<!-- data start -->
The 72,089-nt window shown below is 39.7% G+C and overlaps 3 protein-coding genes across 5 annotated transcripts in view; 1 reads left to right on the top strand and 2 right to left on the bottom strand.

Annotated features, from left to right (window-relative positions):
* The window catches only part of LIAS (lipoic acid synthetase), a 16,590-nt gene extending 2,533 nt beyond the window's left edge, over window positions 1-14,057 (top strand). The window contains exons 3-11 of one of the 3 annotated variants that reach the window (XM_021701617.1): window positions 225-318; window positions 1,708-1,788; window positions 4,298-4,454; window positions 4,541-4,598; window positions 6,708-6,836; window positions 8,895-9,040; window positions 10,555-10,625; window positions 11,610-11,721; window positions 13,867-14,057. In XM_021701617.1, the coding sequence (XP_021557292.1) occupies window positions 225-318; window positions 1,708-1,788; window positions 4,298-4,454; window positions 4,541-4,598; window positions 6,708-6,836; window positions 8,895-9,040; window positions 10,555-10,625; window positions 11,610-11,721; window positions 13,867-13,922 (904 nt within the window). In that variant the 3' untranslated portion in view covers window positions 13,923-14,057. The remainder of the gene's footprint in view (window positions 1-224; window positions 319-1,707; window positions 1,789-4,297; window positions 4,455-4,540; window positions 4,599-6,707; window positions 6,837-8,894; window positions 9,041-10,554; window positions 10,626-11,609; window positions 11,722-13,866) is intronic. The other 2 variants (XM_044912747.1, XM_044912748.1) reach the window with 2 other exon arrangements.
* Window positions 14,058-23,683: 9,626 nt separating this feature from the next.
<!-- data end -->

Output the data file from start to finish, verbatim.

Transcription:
The 72,089-nt window shown below is 39.7% G+C and overlaps 3 protein-coding genes across 5 annotated transcripts in view; 1 reads left to right on the top strand and 2 right to left on the bottom strand.

Annotated features, from left to right (window-relative positions):
* The window catches only part of LIAS (lipoic acid synthetase), a 16,590-nt gene extending 2,533 nt beyond the window's left edge, over window positions 1-14,057 (top strand). The window contains exons 3-11 of one of the 3 annotated variants that reach the window (XM_021701617.1): window positions 225-318; window positions 1,708-1,788; window positions 4,298-4,454; window positions 4,541-4,598; window positions 6,708-6,836; window positions 8,895-9,040; window positions 10,555-10,625; window positions 11,610-11,721; window positions 13,867-14,057. In XM_021701617.1, the coding sequence (XP_021557292.1) occupies window positions 225-318; window positions 1,708-1,788; window positions 4,298-4,454; window positions 4,541-4,598; window positions 6,708-6,836; window positions 8,895-9,040; window positions 10,555-10,625; window positions 11,610-11,721; window positions 13,867-13,922 (904 nt within the window). In that variant the 3' untranslated portion in view covers window positions 13,923-14,057. The remainder of the gene's footprint in view (window positions 1-224; window positions 319-1,707; window positions 1,789-4,297; window positions 4,455-4,540; window positions 4,599-6,707; window positions 6,837-8,894; window positions 9,041-10,554; window positions 10,626-11,609; window positions 11,722-13,866) is intronic. The other 2 variants (XM_044912747.1, XM_044912748.1) reach the window with 2 other exon arrangements.
* Window positions 14,058-23,683: 9,626 nt separating this feature from the next.